|Growing Luxury: Frank Marrenbach, CEO of The Oetker Collection, says the company would like to have hotels in New York, Rome, Hong Kong, Singapore and Shanghai. He is shown here at Brenners Park Hotel & Spa in Baden-Baden, one of the nine “Masterpiece” hotels in the existing portfolio.|
It’s a quiet evening at Le Bristol Paris where Frank Marrenbach, CEO of the Oetker Collection, the German-based company which owns the five-star “Palace-level” hotel, is having a quiet dinner alone, a rare event for a busy executive with nine ultra-luxury hotels around the world. But Marrenbach is savoring the moment, listening to a young woman playing the piano, an authentic French song but with a modern twist. “It created a real sense of peace,” says Marrenbach. “I didn’t look at my iPad. I didn’t look at my iPhone. I just sat there. It was a moment of luxury.”
This defining moment captures what the hotels in the Oetker Collection are all about; embracing a unique quality of place to present a superb experience in a subtle manner. “Our saying is that luxury doesn’t shout at you; it whispers at you,” says Marrenbach, who has led the company since 2008.
The Lanesborough London, known for its high-profile guests; its 24-hour butler service and its enviable position at Hyde Park Corner near Buckingham Palace and Knightsbridge, has a similar quality to its sister, Le Bristol Paris, but all in a most British manner. Managing Director Geoffrey Gelardi, who opened the hotel in 1991, told us in a cover story profile in January 2011 that, “In opening The Lanesborough, we wanted a quintessentially English hotel but without the pompous British attitude.” The Lanesborough reopened in July following a massive 18-month renovation that retained its Regent style but added volumes of painstaking details of craftsmanship. It’s the newest member of the Oetker Collection, which won the management contract for the prestigious property in 2014.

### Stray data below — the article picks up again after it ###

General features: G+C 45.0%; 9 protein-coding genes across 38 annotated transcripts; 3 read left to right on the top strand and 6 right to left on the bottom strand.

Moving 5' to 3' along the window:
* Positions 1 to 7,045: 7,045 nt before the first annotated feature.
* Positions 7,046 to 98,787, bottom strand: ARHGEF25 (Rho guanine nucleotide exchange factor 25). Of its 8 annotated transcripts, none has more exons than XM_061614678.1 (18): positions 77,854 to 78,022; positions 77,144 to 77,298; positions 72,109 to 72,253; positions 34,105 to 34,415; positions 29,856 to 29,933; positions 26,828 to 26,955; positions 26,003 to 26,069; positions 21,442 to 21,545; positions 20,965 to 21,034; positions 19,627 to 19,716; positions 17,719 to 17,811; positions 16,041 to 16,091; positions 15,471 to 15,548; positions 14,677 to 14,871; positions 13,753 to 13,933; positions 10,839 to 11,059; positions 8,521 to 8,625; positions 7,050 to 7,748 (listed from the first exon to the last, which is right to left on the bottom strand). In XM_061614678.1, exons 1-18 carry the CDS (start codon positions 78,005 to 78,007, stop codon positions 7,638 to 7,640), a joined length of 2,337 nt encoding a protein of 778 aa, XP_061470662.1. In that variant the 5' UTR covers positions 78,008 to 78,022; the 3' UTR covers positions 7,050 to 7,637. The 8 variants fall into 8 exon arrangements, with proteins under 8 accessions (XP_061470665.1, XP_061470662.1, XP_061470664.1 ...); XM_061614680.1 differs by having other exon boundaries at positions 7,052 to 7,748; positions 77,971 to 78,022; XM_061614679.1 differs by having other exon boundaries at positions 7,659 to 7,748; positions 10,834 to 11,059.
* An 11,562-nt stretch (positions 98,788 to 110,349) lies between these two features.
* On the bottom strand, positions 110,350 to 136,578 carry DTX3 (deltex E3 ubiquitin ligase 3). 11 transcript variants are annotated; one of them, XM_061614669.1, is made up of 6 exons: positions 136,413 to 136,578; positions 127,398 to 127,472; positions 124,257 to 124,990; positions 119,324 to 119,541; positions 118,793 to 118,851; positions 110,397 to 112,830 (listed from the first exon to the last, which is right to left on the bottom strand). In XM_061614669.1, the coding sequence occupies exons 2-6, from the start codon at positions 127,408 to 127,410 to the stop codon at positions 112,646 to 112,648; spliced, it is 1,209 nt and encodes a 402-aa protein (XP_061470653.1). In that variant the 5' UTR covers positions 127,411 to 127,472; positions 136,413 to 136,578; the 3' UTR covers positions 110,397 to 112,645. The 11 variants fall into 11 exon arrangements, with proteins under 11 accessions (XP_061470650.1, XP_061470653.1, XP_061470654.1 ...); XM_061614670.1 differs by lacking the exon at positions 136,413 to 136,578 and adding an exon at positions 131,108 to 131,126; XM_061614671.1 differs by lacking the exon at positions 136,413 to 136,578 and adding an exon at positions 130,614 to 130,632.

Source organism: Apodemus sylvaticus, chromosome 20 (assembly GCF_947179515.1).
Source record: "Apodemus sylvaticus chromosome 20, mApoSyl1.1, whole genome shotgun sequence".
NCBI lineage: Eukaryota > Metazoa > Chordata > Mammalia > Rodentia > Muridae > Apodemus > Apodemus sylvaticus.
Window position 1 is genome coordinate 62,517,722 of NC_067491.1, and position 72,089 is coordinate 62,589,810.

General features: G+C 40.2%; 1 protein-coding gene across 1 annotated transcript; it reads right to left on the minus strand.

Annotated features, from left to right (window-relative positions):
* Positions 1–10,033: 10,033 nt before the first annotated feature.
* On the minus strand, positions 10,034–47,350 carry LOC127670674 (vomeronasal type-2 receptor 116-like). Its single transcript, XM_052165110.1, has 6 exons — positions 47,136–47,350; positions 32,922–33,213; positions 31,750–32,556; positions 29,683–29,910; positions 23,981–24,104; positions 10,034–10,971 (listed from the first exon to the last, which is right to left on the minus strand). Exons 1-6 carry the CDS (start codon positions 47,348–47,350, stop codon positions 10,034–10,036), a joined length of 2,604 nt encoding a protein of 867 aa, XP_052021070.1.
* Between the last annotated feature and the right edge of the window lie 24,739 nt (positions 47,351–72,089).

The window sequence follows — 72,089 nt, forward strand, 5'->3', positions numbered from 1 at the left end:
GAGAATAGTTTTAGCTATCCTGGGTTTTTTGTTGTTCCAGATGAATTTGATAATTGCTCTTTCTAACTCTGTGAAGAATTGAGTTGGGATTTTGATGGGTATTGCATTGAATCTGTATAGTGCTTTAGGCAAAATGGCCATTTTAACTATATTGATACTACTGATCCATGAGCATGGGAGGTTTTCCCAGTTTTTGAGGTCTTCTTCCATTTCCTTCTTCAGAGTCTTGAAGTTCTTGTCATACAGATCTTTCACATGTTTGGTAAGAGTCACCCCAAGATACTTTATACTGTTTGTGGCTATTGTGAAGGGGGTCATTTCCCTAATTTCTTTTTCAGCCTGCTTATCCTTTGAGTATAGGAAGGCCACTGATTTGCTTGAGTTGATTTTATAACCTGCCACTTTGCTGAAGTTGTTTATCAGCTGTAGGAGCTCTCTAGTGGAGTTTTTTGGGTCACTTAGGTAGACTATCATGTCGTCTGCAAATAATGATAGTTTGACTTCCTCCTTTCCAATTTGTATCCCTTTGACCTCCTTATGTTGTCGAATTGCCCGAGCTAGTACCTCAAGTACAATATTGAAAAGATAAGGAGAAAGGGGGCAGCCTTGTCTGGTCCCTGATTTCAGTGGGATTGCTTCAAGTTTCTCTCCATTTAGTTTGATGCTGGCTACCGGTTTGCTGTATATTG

Marrenbach said the Oetker Collection was approached by The Lanesborough’s owners to operate the hotel; they said they felt Oetker “could best manage individuality.”
The opportunity to bring such an iconic property in to its fold was irresistible: “It is not just ‘a hotel’ in London. It’s one of ‘the hotels’ in London,” says Marrenbach. “Plus, it went under total renovation under Alberto Pinto, the great Parisian firm; they have redone everything. We are entrusted with an iconic hotel which reopens fully refurbished and renovated.”
The hotel in its new glory will have that Oetker Collection touch; Florian Favario has been named executive chef at The Lanesborough London. He is the protégé of Eric Frechon, the three Michelin-starred chef who has been at Le Bristol since 1999 (his Epicure restaurant there consistently takes first place in global restaurant rankings). Plans are for cuisine at Céleste to be “fundamentally French; modern, imaginative and tinged with international influences.”
More on the Horizon